First published March 10, 2011 in Mediapost’s Search Insider
I always find it interesting to look at a cultural phenomenon through the lens of search. Search provides a fascinating and quantitative look at the growth of interest in a particular topic. Having spent all last week immersed in the cult that is TED (I was at TEDActive in Palm Springs, Calif.) I thought that this was as good a subject as any to analyze.
TED’s Back Story
The TED story, for those of you not familiar with it, is pretty amazing. TED was originally held in Monterey, Calif. in 1984, the brainchild of Richard Saul Wurman and Harry Marks. Some of the content on that first TED stage? The unveiling of the Mac, a rep from Sony demonstrating the compact disc, Benoit Mandelbrot talking about fractals and Marvin Minsky speculating on the possibilities of artificial intelligence. Due to its proximity to Silicon Valley, the conference had a decidedly tech-heavy focus. The first one lost money, and Wurman didn’t attempt another one until 1990. It was then held annually in Monterey.
In 2001, Chris Anderson took over the show and broadened the focus, adopting a more philanthropic approach. Technology still figured prominently on the TED stage, but the conference became an intellectual smorgasbord of content, with a single session known to veer from musicians to world adventurers, scientists to CEOs.
Probably the biggest change in the fortunes of TED, however, came in 2006 when the world was invited to share what happened on the TED stage. The talks were videotaped and made freely available online. And it’s here where our search story begins.
TED:TSI (TED Search Investigation)
If you use Google Insights (as I did), you see something interesting begin to happen in the search activity surrounding TED. Through 2004, 2005 and 2006, most of the search activity for TED was about the conference. There were peaks every February when the conference took place, but other than this, the volumes were pretty consistent. There was little year-over-year growth. TED remained an exclusive club for the intellectually elite. The rest of the world had never heard of it.
In 2006, when the videos were launched, a new trend began. By the end of the year, more people were using search to find the TED talks themselves than to find out about the conference. The gap continued to widen until in 2011, the search popularity of the Talks themselves is almost 3 times as much as query volume for the conference. But volumes for both have seen impressive growth. The conference rode the wave of the popularity of the videos, with query volumes over 10 times the levels seen in 2006. The videos fueled the growth of TED, making it the must see conference of the year.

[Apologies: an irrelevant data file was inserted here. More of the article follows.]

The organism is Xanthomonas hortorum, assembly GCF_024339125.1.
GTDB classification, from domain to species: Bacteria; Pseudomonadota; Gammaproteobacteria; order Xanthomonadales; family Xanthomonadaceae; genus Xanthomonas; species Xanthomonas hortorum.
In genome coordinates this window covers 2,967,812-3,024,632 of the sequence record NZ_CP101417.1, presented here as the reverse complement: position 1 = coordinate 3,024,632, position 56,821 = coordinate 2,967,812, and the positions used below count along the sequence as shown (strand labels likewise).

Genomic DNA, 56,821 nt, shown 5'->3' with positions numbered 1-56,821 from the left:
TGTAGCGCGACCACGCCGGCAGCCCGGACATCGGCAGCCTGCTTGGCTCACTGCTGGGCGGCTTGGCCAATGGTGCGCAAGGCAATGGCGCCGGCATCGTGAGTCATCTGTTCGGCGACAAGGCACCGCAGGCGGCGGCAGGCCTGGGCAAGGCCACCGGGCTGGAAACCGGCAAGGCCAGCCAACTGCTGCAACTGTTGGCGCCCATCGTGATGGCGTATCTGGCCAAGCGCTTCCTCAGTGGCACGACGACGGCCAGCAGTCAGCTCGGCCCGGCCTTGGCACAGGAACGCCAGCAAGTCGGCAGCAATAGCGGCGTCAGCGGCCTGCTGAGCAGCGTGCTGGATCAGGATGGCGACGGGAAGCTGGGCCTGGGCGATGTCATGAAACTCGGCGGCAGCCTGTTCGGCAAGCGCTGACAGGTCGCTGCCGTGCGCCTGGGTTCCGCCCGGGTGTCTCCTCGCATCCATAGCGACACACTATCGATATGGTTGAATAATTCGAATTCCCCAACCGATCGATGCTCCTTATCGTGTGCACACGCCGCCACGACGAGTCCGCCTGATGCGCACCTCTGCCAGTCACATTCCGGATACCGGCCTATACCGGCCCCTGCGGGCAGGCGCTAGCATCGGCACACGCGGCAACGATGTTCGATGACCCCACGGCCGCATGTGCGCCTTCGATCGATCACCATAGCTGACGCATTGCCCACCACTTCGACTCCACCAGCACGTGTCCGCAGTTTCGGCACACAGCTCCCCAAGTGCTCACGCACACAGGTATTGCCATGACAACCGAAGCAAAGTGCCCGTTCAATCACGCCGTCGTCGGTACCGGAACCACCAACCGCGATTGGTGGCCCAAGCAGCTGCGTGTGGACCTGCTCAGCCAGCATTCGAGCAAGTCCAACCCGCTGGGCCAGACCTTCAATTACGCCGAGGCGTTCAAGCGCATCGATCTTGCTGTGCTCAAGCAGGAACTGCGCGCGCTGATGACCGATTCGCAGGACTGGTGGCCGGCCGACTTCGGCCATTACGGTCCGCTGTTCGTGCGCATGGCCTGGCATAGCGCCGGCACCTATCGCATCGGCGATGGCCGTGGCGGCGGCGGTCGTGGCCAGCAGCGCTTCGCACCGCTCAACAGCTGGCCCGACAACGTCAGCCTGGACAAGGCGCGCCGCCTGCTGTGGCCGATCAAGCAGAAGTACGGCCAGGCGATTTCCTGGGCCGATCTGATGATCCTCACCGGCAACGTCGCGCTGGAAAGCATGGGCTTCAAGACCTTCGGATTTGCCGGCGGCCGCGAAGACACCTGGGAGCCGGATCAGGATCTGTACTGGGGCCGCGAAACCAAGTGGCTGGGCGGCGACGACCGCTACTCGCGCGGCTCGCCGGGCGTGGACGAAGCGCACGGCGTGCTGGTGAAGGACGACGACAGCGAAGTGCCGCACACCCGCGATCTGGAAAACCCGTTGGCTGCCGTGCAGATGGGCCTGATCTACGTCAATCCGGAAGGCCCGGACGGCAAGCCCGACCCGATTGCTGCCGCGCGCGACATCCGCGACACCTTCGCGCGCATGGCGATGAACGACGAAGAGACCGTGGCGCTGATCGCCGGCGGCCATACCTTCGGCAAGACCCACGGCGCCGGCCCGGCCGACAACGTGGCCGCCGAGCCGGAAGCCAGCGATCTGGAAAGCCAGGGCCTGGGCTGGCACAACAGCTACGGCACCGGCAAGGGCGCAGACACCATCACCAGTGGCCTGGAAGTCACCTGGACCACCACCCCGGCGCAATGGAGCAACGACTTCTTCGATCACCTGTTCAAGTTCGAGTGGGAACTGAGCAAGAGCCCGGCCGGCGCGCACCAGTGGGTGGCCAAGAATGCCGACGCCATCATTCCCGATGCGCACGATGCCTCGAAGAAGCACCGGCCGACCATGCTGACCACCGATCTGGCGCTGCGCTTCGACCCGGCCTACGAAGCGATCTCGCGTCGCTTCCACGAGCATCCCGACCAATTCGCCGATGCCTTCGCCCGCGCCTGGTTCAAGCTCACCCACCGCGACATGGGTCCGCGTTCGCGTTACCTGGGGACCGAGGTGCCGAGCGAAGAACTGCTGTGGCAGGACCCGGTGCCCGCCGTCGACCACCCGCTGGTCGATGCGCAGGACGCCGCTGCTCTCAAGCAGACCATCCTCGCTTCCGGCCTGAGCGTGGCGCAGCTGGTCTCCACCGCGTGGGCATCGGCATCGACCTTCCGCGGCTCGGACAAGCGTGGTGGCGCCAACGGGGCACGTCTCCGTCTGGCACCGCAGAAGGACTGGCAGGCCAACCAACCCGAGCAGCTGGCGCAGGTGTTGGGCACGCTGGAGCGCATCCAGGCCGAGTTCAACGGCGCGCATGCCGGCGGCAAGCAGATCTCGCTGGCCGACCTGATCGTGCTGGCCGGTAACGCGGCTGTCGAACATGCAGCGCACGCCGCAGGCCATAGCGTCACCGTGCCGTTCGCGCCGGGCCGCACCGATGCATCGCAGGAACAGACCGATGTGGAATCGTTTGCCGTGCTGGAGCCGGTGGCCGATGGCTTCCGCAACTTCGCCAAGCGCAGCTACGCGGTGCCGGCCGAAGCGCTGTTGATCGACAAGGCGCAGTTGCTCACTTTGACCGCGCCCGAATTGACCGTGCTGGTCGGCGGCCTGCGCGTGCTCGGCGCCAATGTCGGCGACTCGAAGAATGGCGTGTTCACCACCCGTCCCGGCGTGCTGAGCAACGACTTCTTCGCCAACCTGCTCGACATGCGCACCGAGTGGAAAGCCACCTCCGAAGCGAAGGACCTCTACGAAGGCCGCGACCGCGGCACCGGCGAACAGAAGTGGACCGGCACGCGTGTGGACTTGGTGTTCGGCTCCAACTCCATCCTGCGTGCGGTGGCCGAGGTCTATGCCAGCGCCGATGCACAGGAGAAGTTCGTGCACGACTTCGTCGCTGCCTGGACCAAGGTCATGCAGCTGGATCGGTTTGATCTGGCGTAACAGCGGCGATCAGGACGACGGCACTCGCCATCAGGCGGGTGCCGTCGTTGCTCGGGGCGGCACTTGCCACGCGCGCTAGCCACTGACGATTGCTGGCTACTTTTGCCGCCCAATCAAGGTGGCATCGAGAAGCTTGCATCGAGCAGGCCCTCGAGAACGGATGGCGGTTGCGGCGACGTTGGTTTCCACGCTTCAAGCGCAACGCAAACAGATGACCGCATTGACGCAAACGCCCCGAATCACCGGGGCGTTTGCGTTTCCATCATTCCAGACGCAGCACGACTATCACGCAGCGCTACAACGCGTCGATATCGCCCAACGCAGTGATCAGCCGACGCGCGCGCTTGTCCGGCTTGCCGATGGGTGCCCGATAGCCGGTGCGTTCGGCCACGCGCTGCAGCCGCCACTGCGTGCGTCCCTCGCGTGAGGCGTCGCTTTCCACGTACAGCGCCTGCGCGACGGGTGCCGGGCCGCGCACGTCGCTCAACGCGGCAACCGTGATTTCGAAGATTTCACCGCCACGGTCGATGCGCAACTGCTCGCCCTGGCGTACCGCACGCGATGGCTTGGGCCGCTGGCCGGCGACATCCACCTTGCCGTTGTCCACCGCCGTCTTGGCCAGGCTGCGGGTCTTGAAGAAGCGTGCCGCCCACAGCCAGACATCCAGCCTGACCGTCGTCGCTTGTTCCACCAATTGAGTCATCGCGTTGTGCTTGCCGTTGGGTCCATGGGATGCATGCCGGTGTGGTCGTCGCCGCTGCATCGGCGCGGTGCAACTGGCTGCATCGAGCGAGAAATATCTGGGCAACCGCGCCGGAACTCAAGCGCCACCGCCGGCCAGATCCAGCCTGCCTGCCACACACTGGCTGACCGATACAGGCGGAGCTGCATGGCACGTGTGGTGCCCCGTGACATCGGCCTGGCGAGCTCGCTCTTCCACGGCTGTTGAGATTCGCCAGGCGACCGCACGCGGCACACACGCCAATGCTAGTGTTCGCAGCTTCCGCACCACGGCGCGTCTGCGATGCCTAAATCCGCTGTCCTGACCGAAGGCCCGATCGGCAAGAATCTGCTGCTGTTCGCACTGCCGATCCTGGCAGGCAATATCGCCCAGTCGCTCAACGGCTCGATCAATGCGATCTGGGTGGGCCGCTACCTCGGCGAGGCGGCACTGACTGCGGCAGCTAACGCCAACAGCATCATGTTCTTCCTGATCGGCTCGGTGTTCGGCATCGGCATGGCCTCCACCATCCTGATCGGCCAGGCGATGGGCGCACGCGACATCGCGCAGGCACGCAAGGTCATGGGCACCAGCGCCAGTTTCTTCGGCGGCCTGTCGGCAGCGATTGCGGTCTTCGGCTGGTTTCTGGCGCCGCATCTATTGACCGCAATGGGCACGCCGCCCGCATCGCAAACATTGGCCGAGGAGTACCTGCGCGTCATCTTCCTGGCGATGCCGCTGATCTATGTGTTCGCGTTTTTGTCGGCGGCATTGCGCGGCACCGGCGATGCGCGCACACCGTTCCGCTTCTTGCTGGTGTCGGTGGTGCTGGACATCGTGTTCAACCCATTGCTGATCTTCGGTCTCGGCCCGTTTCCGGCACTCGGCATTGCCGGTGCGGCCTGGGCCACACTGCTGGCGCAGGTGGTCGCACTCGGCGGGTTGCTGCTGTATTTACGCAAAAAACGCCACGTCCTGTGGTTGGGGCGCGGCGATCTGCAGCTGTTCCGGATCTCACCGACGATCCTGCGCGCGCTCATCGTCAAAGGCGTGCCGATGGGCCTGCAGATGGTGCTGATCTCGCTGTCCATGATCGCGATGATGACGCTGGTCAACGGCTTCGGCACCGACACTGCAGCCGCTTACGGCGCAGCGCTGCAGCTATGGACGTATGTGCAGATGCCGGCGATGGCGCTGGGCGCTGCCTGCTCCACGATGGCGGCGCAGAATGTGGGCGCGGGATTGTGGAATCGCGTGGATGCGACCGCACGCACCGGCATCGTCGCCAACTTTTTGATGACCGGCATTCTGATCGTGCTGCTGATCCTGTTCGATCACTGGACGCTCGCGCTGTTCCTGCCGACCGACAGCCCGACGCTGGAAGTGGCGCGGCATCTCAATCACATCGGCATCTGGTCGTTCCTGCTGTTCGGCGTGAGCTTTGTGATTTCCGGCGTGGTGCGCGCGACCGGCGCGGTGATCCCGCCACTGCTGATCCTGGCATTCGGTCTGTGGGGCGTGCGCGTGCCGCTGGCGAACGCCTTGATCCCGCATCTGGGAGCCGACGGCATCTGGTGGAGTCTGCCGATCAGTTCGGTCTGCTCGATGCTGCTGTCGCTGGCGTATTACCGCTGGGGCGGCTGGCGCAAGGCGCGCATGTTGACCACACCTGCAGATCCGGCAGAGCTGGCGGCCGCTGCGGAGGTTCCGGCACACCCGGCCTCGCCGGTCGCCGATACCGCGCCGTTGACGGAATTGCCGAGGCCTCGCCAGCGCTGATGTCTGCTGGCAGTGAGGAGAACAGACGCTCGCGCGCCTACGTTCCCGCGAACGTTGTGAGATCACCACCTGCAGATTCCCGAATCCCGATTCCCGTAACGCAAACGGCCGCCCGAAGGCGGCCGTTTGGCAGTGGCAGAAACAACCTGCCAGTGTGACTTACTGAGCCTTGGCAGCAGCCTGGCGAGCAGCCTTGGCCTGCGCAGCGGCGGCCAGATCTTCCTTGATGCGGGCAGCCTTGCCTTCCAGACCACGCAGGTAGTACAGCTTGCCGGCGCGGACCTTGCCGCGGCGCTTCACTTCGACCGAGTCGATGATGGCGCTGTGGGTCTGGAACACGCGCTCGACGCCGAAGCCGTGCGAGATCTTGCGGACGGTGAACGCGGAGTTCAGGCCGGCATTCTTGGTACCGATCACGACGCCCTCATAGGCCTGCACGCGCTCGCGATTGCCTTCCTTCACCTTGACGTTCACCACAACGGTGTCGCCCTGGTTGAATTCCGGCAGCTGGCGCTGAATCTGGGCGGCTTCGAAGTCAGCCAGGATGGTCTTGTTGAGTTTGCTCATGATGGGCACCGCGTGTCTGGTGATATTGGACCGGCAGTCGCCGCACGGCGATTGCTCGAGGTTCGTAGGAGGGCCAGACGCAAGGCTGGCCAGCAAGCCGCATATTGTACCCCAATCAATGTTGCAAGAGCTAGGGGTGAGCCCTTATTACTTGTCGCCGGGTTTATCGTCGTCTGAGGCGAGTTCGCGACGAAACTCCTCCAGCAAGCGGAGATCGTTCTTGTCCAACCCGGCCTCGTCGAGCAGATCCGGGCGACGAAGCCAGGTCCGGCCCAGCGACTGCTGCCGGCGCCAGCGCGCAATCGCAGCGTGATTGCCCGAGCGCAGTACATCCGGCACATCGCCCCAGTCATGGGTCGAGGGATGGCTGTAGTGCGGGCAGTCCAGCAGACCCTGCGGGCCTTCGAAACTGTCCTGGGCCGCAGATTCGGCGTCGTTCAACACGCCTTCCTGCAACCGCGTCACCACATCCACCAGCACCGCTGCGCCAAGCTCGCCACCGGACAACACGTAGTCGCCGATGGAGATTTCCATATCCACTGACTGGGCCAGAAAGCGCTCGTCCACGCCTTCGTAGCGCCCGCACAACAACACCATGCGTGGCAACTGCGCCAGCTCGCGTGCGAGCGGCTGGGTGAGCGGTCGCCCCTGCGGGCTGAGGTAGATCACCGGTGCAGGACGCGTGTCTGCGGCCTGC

The Global Mapping of TED
Another interesting trend has been to see how TED has become a global phenomenon. TED talks are most popular in Canada, followed by New Zealand, the U.S. and South Africa. They’ve also shown impressive growth in South Africa, Singapore, Australia and India. And it’s this global popularity that led TED to announce TEDx, in 2009. These are independently organized shows held around the world, with some mentorship and guidance from the TED mother ship. They have been tremendously popular — and now search volumes for TEDx have surpassed queries for the main conference. Epicenters of the TEDx tidal wave include the Netherlands, Portugal, Finland, India and Argentina.
If we drill down to the U.S., we find the greatest concentration of TEDsters (the official moniker of members of the TED community) in Oregon, Washington and Vermont. Surprisingly, California, where the conference is held, doesn’t even make the list of top TED states. Massachusetts, New York and Hawaii all beat it out. The top 10 TED states are all solidly blue (based on the last presidential election) — except for Montana.
And because Canada is such a TED hotbed (TED has an office in Vancouver) I’m proud to say that my home province of B.C. has perhaps the greatest concentration of TED fans in the world, followed by Manitoba, Alberta (which would be the Canadian equivalent of Montana) and Saskatchewan. According to Google, the TED world capital should be Victoria, B.C, which has the highest concentration of TED-related searches of any city, anywhere. The U.S. Capital? Portland, Ore. For some reason, TEDmania is very much alive and well here in the Pacific Northwest.
TED has legs!
Finally, you may ask if the wave of TED popularity is sustainable. I had this very conversation last week with another TEDster in Palm Springs. If you look at the growth of all search volumes so far in 2011, I would say the TED wave has barely begun. Volumes have skyrocketed this year in every category I looked at. If you compare the query volume graphs to a typical S-shaped adoption curve, you would conclude that TED is just beginning a massive growth spurt. Get used to hearing about TED, because that will be happening a lot in the future — especially if you’re visiting Victoria or Portland.